The Interactions of Globalisation and Productivity Processes in the Retail Sector

Lead Research Organisation: University of Stirling
Department Name: Marketing and Retail

Abstract

Globalisation and productivity in retailing are complex constructs. This has become more apparent as the retail sector has been re-structured over the last twenty years, in part as a result of the globalisation processes associated with supply chains and store operations. Although there are strong links between globalisation and productivity, with influences acting in both directions, we presently understand very little about these interactions in retailing and distribution, how they relate to managerial cultures in firms, how they are changing, and the extent to which they differ in different politico-economic regions.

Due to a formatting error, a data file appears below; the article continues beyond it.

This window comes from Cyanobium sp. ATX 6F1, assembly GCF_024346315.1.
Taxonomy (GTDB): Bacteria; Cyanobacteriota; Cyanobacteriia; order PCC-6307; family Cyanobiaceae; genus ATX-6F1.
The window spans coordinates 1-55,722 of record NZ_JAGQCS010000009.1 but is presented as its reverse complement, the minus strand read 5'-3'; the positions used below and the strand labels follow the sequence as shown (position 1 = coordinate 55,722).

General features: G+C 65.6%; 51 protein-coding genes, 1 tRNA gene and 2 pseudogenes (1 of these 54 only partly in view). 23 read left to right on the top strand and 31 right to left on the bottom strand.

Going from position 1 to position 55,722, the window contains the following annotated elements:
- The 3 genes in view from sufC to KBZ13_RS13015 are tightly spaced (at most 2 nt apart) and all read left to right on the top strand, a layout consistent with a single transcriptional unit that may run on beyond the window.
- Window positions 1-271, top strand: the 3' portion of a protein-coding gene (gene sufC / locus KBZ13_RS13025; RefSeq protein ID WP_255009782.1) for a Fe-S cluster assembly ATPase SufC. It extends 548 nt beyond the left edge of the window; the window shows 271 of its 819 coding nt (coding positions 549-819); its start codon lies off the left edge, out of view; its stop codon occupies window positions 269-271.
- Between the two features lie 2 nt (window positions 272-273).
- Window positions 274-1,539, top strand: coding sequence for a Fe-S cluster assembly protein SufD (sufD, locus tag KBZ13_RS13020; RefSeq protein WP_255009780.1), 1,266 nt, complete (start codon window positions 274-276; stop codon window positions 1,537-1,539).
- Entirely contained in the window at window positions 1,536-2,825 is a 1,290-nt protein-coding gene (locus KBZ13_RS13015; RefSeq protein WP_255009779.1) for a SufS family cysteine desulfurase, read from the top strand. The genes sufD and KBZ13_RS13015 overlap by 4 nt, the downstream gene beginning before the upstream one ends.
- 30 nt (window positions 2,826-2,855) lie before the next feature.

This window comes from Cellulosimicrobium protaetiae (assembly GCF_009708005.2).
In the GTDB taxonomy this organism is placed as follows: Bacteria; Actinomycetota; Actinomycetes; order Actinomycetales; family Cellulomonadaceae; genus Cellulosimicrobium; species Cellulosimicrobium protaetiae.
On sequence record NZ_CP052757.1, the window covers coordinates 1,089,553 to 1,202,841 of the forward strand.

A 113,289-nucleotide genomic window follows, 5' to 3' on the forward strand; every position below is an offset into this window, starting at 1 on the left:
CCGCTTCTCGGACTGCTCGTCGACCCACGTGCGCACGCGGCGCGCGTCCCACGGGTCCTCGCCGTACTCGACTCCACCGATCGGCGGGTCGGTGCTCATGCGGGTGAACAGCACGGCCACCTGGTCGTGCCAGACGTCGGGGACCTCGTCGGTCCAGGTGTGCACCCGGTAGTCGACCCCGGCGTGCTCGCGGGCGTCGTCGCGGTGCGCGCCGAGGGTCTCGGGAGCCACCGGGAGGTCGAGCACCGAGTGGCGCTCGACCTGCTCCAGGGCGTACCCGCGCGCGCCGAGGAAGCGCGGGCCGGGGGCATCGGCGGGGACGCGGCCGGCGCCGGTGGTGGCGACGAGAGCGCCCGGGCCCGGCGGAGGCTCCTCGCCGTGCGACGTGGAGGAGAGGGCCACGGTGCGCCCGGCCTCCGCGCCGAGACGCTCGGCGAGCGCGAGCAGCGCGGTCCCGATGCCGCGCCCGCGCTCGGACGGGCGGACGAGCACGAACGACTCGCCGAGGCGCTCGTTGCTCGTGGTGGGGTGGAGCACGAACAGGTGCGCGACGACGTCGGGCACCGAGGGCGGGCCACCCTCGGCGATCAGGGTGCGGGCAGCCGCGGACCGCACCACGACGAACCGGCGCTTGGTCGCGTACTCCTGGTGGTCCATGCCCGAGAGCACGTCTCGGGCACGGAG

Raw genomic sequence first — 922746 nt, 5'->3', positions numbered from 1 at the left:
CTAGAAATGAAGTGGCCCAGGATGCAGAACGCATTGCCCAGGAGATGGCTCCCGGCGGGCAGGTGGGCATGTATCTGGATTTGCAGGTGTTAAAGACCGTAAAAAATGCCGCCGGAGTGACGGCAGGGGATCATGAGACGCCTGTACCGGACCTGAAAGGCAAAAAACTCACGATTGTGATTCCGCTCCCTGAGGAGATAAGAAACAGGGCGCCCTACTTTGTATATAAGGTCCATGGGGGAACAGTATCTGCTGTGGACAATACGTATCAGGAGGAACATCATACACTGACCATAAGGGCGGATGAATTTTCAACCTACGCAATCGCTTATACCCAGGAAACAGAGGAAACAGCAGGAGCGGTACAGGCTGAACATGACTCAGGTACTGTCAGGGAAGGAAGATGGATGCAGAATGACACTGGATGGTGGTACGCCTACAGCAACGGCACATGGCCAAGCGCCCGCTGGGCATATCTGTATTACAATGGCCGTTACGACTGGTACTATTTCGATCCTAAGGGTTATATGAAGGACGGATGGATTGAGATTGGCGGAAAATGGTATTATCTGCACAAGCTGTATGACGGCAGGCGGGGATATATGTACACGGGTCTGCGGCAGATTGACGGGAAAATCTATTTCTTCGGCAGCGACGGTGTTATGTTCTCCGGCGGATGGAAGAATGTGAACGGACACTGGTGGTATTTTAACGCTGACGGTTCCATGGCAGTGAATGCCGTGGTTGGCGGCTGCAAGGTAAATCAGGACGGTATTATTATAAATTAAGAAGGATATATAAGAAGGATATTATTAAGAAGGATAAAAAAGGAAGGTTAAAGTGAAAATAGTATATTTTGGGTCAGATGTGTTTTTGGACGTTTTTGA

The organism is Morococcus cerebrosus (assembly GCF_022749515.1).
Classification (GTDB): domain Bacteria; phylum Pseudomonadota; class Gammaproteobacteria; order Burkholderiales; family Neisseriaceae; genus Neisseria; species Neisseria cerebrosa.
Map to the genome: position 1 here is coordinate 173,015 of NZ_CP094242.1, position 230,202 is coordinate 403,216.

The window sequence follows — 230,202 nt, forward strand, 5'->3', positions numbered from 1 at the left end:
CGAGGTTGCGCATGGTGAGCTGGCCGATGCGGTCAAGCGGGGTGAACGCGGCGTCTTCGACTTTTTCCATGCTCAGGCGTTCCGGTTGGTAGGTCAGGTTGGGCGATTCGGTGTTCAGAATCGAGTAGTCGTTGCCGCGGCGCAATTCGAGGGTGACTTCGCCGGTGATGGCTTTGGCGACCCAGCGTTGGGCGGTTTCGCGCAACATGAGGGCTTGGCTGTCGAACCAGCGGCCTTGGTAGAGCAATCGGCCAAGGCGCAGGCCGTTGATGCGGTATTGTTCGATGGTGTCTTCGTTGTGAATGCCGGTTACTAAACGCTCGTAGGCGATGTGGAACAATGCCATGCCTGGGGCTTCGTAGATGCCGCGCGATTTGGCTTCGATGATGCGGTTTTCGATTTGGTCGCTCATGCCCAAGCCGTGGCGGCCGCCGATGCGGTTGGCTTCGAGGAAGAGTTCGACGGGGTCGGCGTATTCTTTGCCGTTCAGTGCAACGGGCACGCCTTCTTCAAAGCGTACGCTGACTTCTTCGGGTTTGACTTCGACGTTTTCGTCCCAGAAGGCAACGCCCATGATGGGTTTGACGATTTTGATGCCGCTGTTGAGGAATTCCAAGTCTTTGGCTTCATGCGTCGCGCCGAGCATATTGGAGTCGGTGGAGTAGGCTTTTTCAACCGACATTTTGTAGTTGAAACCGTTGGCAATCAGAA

The interactions of globalisation and productivity within the retail sector have implications for the amount, variety and composition of retailers’ product sourcing; the processes that deliver new products, lower priced mass market items and new brands to consumers; and the competitiveness and profitability of the retail firm in each of its markets.



The concepts previously applied to productivity analyses, essentially limited to labour productivity at the store level, are not applicable to the complex relationships that now characterise retailing. Productivity must be seen in a wider context than the store; involve more input variables than labour; and recognise a greater variety of output concepts. This project aims to explore new approaches to the definition and measurement of productivity in a retailing.


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